Index of immunology-related topics


First is an article on Edward Jenner and the history of vaccines.  Jenner was the pioneer in this field, taking bold risks that would positively shock modern-day sensibilities.

Here's an article on the effects of sanitation on the transmission of diseases.

This article is about ELISPOT assays. A related article provides a brief overview of the study of immunology. This is naturally just a light covering of the subject matter, as a more thorough discussion would encompass many volumes.  At some point, I would like to discuss more specific topics, such as oncology and allergies.

On the prevention of food-borne diseases: The work of Louis Pasteur

On fighting bacteria with antibiotics.  Why do they work on bacteria (as opposed to, say, viruses)?  By what mechanism do antibiotics operate?

A brief discussion of the ELISA spot technique, a revolutionary technique for enumerating active secretory cells. Also, a discussion of the sensitivity of the ELISA spot technique. To round off these topics, we also have a brief explanation of clonogenic assays.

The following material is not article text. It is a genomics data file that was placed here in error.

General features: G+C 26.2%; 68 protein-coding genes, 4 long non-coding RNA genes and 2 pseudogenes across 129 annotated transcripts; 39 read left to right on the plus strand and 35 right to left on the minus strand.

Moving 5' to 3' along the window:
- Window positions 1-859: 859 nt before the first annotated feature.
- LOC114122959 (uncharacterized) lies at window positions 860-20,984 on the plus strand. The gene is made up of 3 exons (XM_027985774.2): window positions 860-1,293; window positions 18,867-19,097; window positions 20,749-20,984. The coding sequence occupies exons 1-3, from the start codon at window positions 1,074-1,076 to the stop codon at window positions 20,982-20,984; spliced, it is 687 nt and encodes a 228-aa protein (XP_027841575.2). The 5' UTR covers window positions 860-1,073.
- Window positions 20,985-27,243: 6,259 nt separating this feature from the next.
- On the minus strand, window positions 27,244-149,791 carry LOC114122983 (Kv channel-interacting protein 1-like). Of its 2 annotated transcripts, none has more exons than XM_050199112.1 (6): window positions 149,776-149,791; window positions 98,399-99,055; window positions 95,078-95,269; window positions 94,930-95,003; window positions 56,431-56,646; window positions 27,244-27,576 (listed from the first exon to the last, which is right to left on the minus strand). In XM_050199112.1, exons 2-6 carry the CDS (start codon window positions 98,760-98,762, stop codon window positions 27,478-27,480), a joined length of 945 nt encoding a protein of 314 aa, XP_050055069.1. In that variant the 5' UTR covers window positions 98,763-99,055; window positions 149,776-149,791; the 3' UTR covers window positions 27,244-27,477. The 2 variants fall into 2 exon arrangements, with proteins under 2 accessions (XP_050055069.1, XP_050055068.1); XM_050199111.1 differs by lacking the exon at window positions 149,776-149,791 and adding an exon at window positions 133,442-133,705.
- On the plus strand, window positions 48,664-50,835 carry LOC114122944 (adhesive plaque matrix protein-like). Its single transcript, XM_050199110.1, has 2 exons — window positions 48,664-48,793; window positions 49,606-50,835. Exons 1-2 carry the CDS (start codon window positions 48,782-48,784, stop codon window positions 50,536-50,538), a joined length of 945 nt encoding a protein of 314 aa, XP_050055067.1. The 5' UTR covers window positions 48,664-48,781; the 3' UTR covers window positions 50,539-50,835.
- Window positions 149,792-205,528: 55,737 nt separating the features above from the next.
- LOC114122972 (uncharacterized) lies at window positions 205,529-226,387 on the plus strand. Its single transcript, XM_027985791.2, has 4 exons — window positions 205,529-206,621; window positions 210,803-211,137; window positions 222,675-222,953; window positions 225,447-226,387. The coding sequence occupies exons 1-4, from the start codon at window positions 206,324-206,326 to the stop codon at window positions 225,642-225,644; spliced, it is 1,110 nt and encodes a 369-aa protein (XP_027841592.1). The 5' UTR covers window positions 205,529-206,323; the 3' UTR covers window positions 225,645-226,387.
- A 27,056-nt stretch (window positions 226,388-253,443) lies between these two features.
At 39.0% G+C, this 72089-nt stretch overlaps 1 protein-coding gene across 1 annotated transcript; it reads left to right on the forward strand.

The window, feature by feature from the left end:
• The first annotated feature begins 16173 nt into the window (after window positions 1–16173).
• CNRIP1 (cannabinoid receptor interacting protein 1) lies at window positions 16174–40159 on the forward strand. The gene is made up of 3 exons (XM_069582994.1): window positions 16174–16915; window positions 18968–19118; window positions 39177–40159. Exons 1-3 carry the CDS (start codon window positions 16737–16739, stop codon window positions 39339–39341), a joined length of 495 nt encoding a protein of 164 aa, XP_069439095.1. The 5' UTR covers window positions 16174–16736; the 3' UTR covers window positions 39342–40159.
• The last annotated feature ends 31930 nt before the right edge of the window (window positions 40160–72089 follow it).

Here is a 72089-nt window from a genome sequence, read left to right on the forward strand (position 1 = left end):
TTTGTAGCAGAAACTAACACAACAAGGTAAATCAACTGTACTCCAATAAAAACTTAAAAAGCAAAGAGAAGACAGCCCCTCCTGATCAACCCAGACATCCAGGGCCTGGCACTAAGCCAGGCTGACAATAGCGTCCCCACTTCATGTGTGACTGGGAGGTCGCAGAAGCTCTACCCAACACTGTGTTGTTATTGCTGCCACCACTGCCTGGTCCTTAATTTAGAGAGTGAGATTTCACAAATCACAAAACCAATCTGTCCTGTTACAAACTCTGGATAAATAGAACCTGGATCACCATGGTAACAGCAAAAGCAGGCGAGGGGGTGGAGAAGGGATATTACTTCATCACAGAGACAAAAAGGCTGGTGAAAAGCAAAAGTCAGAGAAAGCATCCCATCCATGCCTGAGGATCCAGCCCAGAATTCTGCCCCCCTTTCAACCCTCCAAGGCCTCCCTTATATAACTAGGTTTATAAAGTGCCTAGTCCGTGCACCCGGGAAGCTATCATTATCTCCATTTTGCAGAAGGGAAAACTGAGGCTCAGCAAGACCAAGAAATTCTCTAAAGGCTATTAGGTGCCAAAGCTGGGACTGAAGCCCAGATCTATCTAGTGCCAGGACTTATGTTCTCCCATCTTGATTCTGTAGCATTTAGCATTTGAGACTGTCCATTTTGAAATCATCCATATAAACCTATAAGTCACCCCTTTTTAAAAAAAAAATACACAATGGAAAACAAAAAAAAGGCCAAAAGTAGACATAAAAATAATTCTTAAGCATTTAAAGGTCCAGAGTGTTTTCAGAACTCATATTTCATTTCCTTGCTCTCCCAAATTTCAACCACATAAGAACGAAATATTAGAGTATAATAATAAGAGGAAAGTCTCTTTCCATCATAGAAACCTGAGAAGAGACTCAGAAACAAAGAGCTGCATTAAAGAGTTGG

There is also a brief blurb on cryopreserved PBMCs that is, frozen and preserved peripheral blood mononuclear cells.

What is flow cytometry? The basic concept behind this laboratory technique is explained in the article listed here.

Cytokines are proteins that are produced by leukocytes. They act as chemical messengers between cells and can stimulate or inhibit the activity of various immune cells.

A discussion of cell culture media, discussing the effects of serum in media and the advantages of using serum-free formulations. Every serum batch is unique, due to a host of bioactive molecules. Their presence in variable concentrations requires extensive and repeated testing, which complicates their use. We also have a discussion of serum, which constitutes a huge part of human blood plasma--and thus, human blood. (It's what's left over from the plasma after all the cells and clotting factors have been removed.)

Also, some scholarly discussions on eicosanoids and septic shock, excerpted from a very impressive text that I found at the public library. Whoa.




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